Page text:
“I don’t get sucked into it, I don’t listen to it,” Holder said, “so I really don’t know what Geoffrey Boycott has been saying or if he’s been saying anything to be honest.”

It was the last question Holder took, since the press conference was shut down immediately after he answered. It seemed a shame that the West Indies captain felt it best to hold his tongue.

He is an eloquent, intelligent man, and, you guess, would have plenty to say about all this in private. Instead, he stuck to talking about what had gone wrong at Edgbaston, and what he hoped would go right at Headingley.

“As a bowling unit I don’t think we were as patient as we would like to be, we lacked consistency and it was difficult to set fields as the England players scored both sides of the wicket,” he said. “As a batting unit we’ve got to know where our off stump is and be a lot more selective in our stroke play.” He also said he did not want “to make it too complicated”.

Joe Root spoke, too. There are only 11 months between Root and Holder, these two young captains, but they make a contrasting pair. Holder carries himself like a great leader off the field, but does not often perform like one on it.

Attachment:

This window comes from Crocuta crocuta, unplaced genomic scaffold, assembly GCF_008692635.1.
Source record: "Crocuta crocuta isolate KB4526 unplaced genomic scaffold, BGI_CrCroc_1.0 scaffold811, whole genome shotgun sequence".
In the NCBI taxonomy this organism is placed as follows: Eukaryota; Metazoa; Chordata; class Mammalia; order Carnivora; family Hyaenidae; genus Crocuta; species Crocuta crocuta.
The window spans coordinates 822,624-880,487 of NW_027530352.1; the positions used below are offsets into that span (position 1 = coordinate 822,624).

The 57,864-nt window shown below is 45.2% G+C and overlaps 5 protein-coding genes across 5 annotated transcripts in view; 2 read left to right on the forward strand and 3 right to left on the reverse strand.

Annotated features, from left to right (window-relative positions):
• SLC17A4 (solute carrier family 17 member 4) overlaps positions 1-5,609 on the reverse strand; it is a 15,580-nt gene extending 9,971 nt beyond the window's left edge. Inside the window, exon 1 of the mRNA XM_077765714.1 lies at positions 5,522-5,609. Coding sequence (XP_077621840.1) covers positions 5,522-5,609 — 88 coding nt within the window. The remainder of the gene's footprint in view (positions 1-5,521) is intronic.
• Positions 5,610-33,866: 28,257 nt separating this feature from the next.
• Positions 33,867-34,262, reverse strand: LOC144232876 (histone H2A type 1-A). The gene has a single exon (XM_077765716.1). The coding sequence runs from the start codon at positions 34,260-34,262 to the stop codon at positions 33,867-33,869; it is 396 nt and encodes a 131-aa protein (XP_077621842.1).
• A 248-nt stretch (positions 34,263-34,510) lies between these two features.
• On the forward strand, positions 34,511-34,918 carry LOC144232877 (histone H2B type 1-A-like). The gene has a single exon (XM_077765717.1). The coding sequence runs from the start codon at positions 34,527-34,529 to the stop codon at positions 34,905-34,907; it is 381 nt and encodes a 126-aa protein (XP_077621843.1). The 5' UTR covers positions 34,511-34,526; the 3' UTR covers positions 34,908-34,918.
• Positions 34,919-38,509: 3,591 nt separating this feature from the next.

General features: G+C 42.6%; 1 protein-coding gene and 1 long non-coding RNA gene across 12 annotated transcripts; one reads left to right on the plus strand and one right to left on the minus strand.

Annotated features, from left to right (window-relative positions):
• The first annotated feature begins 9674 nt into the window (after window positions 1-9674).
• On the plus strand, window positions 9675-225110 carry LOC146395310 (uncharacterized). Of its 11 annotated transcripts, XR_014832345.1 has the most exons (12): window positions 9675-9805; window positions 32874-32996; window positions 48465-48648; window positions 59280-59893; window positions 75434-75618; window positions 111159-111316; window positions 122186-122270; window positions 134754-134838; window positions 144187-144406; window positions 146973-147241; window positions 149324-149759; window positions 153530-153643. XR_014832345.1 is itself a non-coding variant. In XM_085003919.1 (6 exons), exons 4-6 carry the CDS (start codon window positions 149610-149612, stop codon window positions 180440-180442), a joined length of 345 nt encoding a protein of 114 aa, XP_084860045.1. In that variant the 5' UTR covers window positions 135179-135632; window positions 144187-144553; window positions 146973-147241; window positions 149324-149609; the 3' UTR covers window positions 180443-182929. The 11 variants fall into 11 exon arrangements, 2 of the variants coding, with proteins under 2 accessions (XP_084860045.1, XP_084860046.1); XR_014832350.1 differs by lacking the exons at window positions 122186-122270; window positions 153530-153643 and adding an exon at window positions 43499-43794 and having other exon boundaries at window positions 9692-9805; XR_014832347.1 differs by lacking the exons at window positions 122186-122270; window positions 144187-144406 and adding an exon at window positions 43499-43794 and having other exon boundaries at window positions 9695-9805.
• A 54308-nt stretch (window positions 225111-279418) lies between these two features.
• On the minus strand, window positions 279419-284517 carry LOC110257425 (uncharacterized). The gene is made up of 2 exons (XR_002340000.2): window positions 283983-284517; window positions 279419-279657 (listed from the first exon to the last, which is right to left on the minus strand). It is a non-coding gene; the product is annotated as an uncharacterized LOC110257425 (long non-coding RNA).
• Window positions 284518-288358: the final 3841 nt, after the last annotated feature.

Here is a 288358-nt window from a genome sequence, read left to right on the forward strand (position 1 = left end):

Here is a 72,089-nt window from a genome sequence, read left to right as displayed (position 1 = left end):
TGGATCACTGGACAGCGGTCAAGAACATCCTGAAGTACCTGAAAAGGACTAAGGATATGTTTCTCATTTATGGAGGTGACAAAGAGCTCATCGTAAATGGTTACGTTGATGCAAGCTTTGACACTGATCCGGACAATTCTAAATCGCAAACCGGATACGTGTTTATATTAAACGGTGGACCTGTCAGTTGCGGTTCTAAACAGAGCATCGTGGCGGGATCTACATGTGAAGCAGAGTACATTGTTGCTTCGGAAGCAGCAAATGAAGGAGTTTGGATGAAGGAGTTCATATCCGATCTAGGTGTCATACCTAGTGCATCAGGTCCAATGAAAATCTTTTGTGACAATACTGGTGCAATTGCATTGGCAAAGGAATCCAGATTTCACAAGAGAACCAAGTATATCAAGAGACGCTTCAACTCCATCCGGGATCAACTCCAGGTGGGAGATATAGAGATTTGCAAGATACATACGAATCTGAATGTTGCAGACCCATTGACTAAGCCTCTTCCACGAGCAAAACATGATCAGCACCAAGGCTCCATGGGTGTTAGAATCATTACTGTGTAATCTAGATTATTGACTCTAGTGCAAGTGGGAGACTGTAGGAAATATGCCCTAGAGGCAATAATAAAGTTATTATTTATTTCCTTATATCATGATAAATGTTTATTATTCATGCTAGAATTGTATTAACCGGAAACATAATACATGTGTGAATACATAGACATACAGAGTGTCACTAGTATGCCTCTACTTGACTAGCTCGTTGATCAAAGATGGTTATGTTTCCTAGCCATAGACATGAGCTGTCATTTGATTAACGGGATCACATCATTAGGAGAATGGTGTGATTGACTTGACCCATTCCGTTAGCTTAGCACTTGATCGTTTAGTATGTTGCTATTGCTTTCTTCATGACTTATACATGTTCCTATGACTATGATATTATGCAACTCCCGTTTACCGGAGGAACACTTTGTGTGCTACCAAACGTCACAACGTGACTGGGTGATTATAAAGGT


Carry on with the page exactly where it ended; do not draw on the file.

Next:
Root is the reverse of that. He is a nervous talker, constantly tugging at his sleeves and tripping himself because he is trying so hard to say just the right thing. Chris Woakes had come into the team ahead of Toby Roland-Jones, the Yorkshireman explained, because England felt it was important that he “gets some game time”.

As for the batsmen: “I think the only message for those guys is to go out there and take this opportunity. It’s another week of hard Test cricket, where of course guys are under different pressures wherever they bat in the batting order. And if they want to nail down those spots they have to deal with that and if they get in make it really count.”

Steve SylvesterHow Holder must wish his own challenges were so simple. West Indies, have, he said, been doing a lot of good work with the sports psychologist Steve Sylvester. It is, he conceded, still “a work in progress”.

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WEST INDIES RECRUIT PSYCHOLOGIST STEVEN SYLVESTER TO PREPARE FOR TEST TOUR OF ENGLAND

Cricket West Indies (CWI) today can announce that Chartered Psychologist Steven Sylvester has been brought in as the Team Psychologist to the Windies team during their two month tour of the UK.

Steve SylvesterThe renowned Sport Psychologist was approached by Cricket West Indies to support the players, coaches and support staff.

Sylvester’s eye-catching CV includes playing his part behind the scenes in Middlesex County Cricket Club winning the County Championships after 23 years last summer.